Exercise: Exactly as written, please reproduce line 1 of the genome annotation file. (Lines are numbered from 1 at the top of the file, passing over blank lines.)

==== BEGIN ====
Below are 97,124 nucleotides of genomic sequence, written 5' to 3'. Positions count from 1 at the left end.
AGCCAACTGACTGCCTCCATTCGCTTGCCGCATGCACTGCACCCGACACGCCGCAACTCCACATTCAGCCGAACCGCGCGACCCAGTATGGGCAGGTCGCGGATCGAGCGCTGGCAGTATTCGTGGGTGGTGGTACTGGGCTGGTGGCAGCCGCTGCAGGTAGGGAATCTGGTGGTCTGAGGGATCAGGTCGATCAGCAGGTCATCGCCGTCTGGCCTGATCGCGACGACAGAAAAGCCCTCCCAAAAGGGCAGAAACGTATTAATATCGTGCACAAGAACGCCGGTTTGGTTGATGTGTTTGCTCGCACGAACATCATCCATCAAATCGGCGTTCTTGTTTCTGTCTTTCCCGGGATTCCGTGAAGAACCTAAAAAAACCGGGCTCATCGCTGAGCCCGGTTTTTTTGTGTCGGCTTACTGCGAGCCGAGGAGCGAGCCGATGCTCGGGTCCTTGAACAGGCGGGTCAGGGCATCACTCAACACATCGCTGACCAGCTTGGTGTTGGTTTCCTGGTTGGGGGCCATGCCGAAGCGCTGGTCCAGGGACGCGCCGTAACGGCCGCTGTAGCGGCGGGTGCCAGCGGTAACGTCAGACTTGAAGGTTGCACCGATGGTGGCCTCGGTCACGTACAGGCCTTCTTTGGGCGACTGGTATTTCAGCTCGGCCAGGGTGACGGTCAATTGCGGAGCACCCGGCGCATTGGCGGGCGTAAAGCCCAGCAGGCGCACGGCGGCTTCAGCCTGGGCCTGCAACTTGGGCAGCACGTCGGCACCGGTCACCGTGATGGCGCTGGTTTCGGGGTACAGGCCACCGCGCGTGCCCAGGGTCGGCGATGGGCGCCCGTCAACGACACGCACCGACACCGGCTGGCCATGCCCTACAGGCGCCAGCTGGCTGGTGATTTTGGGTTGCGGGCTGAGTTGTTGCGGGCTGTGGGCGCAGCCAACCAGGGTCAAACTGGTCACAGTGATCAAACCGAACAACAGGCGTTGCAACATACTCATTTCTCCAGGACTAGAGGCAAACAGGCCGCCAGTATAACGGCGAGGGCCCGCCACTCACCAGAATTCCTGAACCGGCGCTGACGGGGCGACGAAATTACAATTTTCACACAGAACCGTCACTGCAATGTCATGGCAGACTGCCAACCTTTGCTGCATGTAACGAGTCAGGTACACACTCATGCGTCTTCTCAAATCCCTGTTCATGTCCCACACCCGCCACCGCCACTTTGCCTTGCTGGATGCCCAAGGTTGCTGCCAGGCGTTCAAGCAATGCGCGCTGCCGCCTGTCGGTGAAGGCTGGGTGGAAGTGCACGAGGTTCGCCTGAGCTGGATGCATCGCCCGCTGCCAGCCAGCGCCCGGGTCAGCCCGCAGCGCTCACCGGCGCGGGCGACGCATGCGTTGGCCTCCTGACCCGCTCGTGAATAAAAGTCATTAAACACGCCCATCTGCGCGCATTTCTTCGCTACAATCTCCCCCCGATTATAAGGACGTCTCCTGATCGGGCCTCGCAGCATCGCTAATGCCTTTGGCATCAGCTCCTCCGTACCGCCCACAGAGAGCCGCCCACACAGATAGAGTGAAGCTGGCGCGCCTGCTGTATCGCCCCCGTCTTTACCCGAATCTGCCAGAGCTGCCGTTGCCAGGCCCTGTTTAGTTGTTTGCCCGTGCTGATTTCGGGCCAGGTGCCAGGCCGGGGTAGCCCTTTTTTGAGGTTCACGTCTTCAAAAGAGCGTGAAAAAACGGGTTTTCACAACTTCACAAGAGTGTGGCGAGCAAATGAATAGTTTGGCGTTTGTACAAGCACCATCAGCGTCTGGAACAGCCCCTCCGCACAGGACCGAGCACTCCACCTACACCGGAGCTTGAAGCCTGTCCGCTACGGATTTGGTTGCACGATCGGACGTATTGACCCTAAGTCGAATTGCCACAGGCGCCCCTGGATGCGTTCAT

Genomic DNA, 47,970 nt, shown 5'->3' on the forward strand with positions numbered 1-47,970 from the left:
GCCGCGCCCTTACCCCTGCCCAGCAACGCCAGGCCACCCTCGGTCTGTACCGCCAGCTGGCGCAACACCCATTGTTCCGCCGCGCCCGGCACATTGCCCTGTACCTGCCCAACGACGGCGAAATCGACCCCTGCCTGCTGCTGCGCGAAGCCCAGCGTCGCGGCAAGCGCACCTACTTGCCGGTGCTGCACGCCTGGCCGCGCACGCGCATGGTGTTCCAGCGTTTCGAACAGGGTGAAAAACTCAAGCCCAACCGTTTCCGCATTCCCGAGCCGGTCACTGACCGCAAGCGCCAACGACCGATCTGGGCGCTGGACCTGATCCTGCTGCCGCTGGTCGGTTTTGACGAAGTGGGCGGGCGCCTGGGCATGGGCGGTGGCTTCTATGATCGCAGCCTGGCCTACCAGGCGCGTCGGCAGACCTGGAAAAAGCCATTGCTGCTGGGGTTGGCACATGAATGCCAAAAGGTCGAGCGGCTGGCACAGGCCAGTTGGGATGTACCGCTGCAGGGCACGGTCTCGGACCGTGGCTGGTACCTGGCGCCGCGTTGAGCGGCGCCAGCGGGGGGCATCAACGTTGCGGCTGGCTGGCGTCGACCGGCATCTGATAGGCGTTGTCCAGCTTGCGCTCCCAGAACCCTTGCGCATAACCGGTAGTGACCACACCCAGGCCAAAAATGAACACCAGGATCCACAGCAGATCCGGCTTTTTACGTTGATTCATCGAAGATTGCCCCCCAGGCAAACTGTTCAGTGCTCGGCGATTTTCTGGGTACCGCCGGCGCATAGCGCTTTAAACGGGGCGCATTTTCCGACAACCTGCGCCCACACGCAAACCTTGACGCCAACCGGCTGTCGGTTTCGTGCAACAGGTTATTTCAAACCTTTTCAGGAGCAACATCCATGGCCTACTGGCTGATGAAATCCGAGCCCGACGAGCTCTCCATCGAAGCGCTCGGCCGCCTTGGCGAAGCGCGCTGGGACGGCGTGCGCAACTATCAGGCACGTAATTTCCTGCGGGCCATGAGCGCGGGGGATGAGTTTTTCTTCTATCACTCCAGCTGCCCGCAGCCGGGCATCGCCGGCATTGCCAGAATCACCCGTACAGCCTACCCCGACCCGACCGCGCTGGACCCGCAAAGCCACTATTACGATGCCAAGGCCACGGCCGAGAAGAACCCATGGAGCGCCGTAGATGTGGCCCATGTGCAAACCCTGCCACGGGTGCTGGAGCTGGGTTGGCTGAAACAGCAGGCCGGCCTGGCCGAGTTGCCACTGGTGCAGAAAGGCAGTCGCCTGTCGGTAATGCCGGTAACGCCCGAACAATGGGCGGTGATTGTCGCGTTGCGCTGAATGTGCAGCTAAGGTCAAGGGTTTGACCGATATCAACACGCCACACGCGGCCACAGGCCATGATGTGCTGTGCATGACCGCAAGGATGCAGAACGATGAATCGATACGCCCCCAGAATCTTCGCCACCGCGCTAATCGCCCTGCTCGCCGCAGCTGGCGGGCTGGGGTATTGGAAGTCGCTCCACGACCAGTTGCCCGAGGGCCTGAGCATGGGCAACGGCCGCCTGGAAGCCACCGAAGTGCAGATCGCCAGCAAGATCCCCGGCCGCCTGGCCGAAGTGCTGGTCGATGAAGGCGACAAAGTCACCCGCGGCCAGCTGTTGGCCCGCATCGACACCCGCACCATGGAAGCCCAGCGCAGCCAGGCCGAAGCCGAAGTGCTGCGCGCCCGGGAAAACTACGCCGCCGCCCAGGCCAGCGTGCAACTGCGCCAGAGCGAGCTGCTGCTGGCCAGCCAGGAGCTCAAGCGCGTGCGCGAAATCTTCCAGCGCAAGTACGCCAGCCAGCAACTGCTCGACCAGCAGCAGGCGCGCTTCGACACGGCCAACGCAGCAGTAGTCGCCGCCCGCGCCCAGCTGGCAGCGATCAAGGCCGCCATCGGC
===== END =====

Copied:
Below are 97,124 nucleotides of genomic sequence, written 5' to 3'. Positions count from 1 at the left end.